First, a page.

A software engineer focused on writing expressive code for humans (and computers).

November 7, 2016 ·

Hyperlinking hashtags

Hashtags are #great. They allow people to share experiences, such as watching TV. These days you can hardly find a show on television that doesn’t have #showName watermarked in the corner of the screen. These hashtags can be followed live to see what other people are saying.

However, tweeting isn’t limited to the spectators. During the 2014 Oscars, the host Ellen tweeted the most liked tweet ever and tagged it with “#oscars”.

The text “#oscars” links to https://twitter.com/hashtag/oscars. This takes people to a timeline dedicated to the “oscars” hashtag.

But how do you go about finding hashtags in content and hyperlinking them? In these examples, we will use gsub and regular expressions (regex).

Using gsub to hyperlink hashtags

The gsub method is called on a String. It takes a regular expression and returns the string with matches replaced. In a tweet, the hashtags need to be replaced with hyperlinks.

Here is the basic usage of String#gsub.

"hello #world #foo".gsub(/#\w+/) { "hello" }
# => "hello hello hello"

The hashtags are matched and replaced with the return value of the block, “hello”.

The argument provided to gsub is a regular expression. The forward slashes create a Regexp object. The body of the regex is #\w+. It finds an octothorp (#) followed by any word character (\w), and the word character must occur one or more times (\w+).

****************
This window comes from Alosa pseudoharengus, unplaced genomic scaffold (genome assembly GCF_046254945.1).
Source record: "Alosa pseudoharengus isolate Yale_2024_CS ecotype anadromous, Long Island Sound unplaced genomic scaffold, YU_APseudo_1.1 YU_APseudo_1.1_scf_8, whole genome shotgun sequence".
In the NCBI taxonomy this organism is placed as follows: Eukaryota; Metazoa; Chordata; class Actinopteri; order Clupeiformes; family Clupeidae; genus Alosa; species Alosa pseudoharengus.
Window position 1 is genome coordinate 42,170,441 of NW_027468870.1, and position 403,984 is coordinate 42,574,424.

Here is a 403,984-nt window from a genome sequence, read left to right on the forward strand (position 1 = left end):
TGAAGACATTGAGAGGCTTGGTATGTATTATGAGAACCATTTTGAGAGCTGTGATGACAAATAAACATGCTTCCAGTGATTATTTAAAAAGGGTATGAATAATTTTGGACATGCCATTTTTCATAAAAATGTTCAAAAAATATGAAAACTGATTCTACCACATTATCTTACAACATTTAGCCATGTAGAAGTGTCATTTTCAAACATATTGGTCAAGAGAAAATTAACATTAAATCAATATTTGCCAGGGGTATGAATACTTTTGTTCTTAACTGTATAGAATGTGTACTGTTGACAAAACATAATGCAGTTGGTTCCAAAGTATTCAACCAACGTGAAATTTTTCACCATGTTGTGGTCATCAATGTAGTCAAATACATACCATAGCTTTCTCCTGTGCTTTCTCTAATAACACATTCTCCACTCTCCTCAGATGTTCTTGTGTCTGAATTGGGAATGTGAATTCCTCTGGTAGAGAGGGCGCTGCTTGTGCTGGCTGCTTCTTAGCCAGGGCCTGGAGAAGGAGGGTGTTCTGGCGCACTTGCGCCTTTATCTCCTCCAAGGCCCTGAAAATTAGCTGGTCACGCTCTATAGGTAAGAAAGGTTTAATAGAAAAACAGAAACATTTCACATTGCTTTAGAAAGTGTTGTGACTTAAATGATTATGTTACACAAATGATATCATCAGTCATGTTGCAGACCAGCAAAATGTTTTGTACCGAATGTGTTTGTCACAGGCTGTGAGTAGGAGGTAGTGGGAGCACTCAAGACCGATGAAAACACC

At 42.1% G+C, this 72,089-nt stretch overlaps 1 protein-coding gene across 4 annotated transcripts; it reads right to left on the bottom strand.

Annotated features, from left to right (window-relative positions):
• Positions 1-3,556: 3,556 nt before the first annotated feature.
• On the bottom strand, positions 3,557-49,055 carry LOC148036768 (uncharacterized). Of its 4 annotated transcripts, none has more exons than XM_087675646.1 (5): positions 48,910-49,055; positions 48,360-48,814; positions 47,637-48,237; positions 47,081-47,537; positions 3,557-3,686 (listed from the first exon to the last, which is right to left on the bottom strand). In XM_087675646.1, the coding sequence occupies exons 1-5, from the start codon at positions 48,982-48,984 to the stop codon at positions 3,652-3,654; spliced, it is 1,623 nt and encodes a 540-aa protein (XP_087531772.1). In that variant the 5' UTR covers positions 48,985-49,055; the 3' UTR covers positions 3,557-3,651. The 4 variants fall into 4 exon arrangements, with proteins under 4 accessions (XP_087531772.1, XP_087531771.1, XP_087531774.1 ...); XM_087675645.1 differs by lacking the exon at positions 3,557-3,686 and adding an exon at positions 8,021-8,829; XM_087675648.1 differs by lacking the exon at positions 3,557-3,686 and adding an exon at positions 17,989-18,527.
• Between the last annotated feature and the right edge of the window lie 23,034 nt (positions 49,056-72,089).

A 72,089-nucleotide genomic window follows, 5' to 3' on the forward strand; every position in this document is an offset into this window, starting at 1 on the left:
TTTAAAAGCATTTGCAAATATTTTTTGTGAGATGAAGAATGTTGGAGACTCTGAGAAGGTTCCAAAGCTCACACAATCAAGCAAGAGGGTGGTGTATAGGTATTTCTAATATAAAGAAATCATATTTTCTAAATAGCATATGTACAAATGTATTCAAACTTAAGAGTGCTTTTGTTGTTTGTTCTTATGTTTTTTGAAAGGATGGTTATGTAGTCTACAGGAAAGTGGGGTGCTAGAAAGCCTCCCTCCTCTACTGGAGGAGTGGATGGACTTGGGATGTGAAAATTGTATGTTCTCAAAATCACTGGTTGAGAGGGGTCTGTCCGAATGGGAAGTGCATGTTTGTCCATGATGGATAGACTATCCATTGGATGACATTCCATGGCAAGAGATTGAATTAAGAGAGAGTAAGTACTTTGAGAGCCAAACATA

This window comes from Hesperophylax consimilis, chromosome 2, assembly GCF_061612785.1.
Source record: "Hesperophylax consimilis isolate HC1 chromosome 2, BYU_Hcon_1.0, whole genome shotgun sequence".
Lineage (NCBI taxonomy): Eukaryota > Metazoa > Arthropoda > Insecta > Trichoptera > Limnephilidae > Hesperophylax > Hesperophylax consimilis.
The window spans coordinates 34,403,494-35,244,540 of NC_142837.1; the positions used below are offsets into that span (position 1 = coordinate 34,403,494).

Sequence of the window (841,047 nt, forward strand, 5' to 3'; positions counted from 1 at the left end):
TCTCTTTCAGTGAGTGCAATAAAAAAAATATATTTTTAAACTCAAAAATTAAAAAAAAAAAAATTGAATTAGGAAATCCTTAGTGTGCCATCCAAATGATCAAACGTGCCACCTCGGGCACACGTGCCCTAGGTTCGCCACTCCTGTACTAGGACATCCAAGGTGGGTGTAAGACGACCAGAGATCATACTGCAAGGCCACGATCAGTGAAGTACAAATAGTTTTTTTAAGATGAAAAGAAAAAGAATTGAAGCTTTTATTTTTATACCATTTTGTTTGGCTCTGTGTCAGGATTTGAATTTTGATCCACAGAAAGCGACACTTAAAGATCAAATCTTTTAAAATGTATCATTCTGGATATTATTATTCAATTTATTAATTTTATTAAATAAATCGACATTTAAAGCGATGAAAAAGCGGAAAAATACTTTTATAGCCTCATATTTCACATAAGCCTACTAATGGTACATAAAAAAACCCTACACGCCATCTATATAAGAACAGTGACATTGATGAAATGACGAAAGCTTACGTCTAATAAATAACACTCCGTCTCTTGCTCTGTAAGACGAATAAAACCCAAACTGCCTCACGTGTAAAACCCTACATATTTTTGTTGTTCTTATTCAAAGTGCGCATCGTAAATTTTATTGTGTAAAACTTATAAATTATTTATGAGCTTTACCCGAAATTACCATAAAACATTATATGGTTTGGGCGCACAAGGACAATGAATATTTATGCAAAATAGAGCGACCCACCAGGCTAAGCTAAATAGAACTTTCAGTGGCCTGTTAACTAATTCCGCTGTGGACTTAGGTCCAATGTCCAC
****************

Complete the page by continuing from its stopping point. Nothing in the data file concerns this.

Let’s hashify the Oscar tweet!

tweet = "If only Bradley's arm was longer. Best photo ever. #oscars"
tweet.gsub(/#\w+/) { |match| %Q{<a href="/hashtags/#{match}">#{match}</a>} }
# => If only Bradley's arm was longer. Best photo ever.
#    <a href="/hashtags/#oscars">#oscars</a>

Here we are taking the match and using it to build up a link around the hashtag. The hashtag wrapped in anchor tags is returned from the block and used as the replacement value.

Note: %Q{} acts like double quotes around the string, but allows the use of double quotes inside without escaping. This works great when you want variable interpolation, but the string contains double quotes.

Removing the octothorp from the URL

In the example above, the href is not quite correct. To match Twitter, the path should be “/hashtags/oscars” but instead it is “/hashtags/#oscars”.

The octothorp can be easily removed using the delete method.

%Q{<a href="/hashtags/#{match.delete("#")}">#{match}</a>}

However, there is a better way.

tweet.gsub(/#(\w+)/) do |match|
  %Q{<a href="/hashtags/#{$1}">#{match}</a>}

Notice the change? Parentheses are added around the part of the regex matching the word characters (\w+). This captures whatever is inside of the parenthesis and makes it available inside of the block as $1.

Inside of the block we still have access to match which is “#oscars”, but now $1 is also available, and it contains just the tag “oscars”.

Simplifying with Rails helpers

We can simplify this further in a Rails application using link_to and a named route.

tweet.gsub(/#(\w+)/) { |match| link_to match, hashtag_path($1) }

This can be added to a helper method to make it available in views.

# app/helpers/tweet_helper.rb
module TweetHelper
  def link_hashtags(tweet)
    tweet.gsub(/#(\w+)/) { |match| link_to match, hashtag_path($1) }

Now link_hashtags can be used anywhere in the app to hyperlink hashtags.

<%# app/views/tweets/_tweet.erb %>
<%= link_hashtags(tweet.text) %>